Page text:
Advocacy Update 07/17/2019

Advocacy Update
July 17, 2019

We’re a few weeks removed from the end of the 2019 legislative session and finally able to take stock of what happened. As the session progressed toward adjournment, the worry was that behavioral health would take a back seat to other issues.

And as predicted, the session ended without any major new reforms or investments in the behavioral health system, with the exception of Senate Bills 1/221 companion legislation that infused about $40 million into the children’s system to address kids with the most complex needs. Given the interest in behavioral health, and the pervasive perception that our mental health system is “broken,” it truly feels as if the Legislature missed a golden opportunity.

We’ll spend the next month or two digesting the reasons the Legislature failed to act. It wasn’t because proposals were lacking. The leadership just wasn’t there. Add to that the theatrics of two walk-outs by Senate Republicans and the heavy focus on the K-12 tax package, and there just wasn’t enough oxygen to fuel the fire for true mental health reform.

Among the major disappointments — we didn’t get any lottery bonding for our housing incentive fund, despite demonstrating its effectiveness. What this likely means is that there won’t be any new crisis respite, step-down treatment housing, or housing outside of the “permanent supportive housing” that was in the governor’s budget.

That’s not meant to diminish the governor’s proposal. Some 500 new units of affordable housing will be developed with some supports. But the primary beneficiaries are individuals who are chronically homeless living with serious mental illness. Not chronically homeless? Stepping down from residential or hospital treatment? Need an alternative to hospitalization? Good luck.

It reminds me of a phrase I heard when I first started in this position: “If all we fund are crisis services, all we will ever have are crises.” Oregon did not make concurrent investments to prevent people living with mental illness from becoming chronically homeless. As history confirms, we cannot solve this problem by focusing solely on those with the highest needs. Yet, that’s what we’re trying to do.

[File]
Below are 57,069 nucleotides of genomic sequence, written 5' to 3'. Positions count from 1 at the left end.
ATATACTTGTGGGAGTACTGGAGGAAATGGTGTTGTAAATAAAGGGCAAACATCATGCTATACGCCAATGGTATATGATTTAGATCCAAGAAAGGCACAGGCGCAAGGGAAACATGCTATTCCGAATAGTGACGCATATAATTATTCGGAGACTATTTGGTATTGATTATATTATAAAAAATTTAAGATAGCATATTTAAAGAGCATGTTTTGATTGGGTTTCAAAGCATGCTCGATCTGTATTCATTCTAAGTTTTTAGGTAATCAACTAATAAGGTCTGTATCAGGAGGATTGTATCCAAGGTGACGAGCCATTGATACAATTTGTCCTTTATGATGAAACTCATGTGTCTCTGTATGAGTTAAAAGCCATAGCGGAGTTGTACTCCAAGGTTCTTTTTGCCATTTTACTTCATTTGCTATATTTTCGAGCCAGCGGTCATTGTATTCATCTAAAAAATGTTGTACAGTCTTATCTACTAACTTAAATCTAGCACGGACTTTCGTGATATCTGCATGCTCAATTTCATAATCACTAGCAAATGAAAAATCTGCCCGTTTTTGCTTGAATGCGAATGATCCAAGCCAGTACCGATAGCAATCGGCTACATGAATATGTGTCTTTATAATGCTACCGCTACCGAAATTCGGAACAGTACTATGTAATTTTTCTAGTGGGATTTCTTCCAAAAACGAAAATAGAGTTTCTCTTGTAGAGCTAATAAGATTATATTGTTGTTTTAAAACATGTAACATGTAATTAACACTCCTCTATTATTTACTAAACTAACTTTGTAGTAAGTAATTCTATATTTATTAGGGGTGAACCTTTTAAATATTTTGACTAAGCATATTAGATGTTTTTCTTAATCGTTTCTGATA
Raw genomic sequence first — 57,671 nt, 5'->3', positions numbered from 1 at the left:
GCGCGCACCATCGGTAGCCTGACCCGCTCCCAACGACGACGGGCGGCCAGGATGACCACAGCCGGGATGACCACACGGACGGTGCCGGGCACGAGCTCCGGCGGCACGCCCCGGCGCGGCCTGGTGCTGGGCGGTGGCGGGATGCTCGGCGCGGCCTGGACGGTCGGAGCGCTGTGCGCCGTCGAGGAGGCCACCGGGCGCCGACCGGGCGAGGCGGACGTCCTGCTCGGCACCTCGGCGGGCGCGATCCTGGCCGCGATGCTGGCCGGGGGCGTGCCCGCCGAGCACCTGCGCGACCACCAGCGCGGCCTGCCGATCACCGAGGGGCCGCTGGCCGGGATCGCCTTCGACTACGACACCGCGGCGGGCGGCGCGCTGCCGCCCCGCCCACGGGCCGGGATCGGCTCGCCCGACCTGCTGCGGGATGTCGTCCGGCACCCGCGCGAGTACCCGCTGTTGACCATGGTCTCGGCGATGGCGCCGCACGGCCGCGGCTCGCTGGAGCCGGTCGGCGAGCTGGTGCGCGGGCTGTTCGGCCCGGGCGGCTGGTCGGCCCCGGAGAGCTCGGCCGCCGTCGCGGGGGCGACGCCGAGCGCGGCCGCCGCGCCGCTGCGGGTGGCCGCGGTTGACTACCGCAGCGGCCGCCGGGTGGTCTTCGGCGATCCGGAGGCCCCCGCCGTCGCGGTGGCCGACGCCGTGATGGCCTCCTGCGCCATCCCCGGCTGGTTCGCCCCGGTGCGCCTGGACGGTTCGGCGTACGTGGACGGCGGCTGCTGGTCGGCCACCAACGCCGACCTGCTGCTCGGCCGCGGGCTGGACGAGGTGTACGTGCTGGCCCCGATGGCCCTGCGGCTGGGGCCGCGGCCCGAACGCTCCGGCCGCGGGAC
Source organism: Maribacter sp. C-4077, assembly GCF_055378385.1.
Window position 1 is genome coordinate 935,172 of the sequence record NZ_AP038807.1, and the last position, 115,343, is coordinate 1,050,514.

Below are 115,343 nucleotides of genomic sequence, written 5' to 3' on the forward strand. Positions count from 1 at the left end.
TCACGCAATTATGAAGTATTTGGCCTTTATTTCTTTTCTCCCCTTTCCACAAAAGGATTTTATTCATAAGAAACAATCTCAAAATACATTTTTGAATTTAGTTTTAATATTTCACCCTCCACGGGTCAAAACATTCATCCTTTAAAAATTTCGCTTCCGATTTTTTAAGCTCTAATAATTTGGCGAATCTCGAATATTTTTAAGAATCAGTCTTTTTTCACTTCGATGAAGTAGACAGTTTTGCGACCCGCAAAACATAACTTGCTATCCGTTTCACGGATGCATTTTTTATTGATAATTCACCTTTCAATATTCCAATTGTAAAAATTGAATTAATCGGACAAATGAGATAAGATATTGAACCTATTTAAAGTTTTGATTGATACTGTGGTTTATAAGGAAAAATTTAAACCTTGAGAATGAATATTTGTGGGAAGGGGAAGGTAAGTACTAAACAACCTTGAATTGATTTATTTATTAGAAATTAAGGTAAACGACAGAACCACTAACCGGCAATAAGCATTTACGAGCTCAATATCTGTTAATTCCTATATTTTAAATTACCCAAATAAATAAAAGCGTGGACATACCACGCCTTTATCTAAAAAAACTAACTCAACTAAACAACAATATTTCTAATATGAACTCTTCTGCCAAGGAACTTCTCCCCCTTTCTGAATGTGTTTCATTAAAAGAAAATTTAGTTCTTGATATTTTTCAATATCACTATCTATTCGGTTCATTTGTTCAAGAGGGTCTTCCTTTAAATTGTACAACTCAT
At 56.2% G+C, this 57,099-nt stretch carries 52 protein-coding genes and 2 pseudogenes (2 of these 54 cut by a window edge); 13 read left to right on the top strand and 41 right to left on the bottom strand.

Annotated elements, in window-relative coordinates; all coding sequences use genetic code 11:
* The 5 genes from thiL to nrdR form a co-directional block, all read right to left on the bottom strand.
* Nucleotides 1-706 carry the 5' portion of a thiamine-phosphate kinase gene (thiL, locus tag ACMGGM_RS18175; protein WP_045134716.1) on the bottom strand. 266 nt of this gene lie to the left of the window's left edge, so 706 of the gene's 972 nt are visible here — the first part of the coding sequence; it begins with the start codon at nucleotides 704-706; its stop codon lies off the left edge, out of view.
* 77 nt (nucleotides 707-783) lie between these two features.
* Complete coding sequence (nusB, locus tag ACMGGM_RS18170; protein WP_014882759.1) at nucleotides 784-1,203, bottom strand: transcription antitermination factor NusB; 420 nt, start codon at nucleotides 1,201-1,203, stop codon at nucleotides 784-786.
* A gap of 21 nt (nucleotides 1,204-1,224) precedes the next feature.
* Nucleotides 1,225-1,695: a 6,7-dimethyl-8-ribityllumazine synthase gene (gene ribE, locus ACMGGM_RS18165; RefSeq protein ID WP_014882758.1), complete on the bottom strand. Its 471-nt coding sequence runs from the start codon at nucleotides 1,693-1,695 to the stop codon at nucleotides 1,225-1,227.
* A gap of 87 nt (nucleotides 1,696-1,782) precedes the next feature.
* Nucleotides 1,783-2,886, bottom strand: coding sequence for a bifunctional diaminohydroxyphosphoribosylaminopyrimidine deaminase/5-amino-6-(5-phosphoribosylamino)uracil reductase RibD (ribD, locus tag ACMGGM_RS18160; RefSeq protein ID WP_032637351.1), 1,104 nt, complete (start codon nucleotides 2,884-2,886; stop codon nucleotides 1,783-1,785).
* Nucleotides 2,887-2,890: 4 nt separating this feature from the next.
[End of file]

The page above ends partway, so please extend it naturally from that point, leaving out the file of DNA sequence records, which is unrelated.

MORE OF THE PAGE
Our advocacy will continue full-throated, nonetheless. I hope to have a good idea by fall how we will pursue our goals entering 2020. For a refresher on our priorities, surf to: https://namior.org/2019-priorities/

Some positives from the 2019 session:

* SB 1 & SB 221: These companion bills create a System of Care Advisory Council for statewide system of care policy development and planning and invest about $40 million into new services for kids, particularly those children who are currently sent out-of-state for services.

* SB 138: Reauthorizes and makes permanent the Mental Health Clinical Advisory Group that is developing treatment algorithms and treatment guides for the most common mental health disorders. This is our alternative to the Oregon Health Authority’s routine efforts to restrict access to medications as a method to save money.

* SB 973: Creates a behavioral health justice reinvestment program ($10 million appropriation) to fund pilot programs that will attempt to address individuals with complex needs who cycle in and out of jail. Again, it’s an investment in individuals with complex, hard-to-treat needs without a concurrent investment that prevents people from ever entering the criminal justice system.

* SB 24: This legislation makes some tweaks to aid and assist treatment in an attempt to divert individuals from the Oregon State Hospital to some nebulous and non-existent alternative community treatment. The goal is that more people receive community treatment rather than default to the Oregon State Hospital, which is essentially full. Again, nothing was done to prevent people from becoming so acute that they encounter the criminal justice system.

* Some funding for mental health for schools was included in the massive K-12 tax package. I anticipate that any added staff and services will be short-lived given the public pension crisis and the inevitable recession that will hit at some point after a long period of economic expansion.

As I wrote earlier, we didn’t get money for our housing fund. Among our other priorities that fell short:

* SB 137: Our NAMI Brain Trust bill that required more of the state’s Coordinated Care Organizations in addressing the behavioral health needs of Oregon Health Plan members when they most need assistance in recuperating from an initial crisis.

* SB 763: This bill added definitions to Oregon’s civil commitment statutes in the hopes that people currently being arrested and entering aid and assist treatment would instead enter through the civil system, thus avoiding a criminal record. The only pathway to acute treatment remains the criminal justice system.

There is other legislation that may produce some positives. For example, SB 52 requires school districts to adopt policies around student suicide prevention. And HB 3289 directs the Oregon Criminal Justice Commission to collect data on the provision of health care — including mental health care — in jails and prisons in Oregon. But any positives will be changes on the margins, unlikely to lead to major system changes. Truly a missed opportunity.